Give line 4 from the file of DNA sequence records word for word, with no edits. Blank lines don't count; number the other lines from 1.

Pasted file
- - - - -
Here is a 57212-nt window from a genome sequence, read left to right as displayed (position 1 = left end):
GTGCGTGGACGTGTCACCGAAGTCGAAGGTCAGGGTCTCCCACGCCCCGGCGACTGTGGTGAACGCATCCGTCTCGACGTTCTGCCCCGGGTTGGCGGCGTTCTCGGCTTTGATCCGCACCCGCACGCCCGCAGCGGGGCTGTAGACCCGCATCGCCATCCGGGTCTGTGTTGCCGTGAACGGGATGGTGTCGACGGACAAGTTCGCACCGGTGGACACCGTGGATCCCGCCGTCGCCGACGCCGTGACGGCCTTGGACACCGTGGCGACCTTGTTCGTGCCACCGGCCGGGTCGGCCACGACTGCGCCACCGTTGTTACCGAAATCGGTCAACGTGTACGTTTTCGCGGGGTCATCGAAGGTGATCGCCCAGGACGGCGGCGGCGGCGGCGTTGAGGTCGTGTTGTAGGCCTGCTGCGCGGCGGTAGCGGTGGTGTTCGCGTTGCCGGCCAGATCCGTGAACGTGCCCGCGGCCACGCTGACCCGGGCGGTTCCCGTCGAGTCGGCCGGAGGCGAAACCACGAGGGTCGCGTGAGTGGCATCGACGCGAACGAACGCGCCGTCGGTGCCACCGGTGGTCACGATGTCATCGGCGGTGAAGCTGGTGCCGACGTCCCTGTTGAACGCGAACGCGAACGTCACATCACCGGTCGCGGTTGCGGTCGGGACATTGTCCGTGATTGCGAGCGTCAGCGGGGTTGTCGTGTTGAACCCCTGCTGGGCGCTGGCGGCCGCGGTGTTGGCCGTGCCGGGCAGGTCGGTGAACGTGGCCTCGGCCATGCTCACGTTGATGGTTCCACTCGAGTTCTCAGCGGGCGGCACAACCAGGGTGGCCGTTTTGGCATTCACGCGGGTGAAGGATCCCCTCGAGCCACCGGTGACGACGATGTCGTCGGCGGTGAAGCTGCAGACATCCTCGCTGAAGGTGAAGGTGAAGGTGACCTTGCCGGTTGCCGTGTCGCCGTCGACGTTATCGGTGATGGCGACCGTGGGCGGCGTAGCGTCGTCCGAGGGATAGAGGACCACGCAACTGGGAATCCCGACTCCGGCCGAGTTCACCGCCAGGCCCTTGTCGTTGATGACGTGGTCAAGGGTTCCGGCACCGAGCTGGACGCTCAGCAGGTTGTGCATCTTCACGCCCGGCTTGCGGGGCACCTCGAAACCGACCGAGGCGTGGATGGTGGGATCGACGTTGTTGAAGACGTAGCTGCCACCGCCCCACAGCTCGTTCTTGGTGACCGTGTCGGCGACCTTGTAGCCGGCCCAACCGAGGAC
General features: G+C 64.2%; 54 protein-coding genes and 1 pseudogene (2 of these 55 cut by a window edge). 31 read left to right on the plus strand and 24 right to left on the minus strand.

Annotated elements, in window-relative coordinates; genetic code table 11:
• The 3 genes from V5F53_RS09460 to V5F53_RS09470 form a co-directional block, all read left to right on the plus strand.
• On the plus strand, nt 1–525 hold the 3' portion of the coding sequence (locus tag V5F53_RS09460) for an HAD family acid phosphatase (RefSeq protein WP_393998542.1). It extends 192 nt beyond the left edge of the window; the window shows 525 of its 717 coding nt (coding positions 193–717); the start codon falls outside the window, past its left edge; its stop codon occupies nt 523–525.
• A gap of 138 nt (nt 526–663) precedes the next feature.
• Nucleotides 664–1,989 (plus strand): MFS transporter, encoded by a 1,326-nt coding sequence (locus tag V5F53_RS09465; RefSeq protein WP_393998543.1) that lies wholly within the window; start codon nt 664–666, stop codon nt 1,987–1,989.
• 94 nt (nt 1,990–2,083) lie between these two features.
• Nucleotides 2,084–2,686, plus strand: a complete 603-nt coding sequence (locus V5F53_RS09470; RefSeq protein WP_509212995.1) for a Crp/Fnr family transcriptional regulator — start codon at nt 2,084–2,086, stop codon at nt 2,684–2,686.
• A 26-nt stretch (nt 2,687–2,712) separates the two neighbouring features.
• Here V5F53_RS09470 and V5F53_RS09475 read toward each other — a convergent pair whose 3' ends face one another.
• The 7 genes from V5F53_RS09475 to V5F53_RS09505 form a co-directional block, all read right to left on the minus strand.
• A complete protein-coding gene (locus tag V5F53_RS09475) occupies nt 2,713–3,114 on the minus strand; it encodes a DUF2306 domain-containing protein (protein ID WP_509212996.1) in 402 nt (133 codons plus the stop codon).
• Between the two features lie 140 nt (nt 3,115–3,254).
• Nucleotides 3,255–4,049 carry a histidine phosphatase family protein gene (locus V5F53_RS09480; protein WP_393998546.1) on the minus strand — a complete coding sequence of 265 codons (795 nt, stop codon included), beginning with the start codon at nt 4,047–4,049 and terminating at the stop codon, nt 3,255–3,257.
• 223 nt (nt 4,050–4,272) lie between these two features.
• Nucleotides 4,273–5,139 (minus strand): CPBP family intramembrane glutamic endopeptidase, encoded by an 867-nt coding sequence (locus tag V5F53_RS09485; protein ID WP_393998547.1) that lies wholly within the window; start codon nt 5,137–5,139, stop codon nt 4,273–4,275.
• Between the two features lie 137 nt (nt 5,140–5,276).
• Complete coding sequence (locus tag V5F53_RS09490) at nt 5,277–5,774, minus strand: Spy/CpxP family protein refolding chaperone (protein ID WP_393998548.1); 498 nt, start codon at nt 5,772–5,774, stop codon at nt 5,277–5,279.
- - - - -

Annotated elements, in window-relative coordinates; genetic code table 11: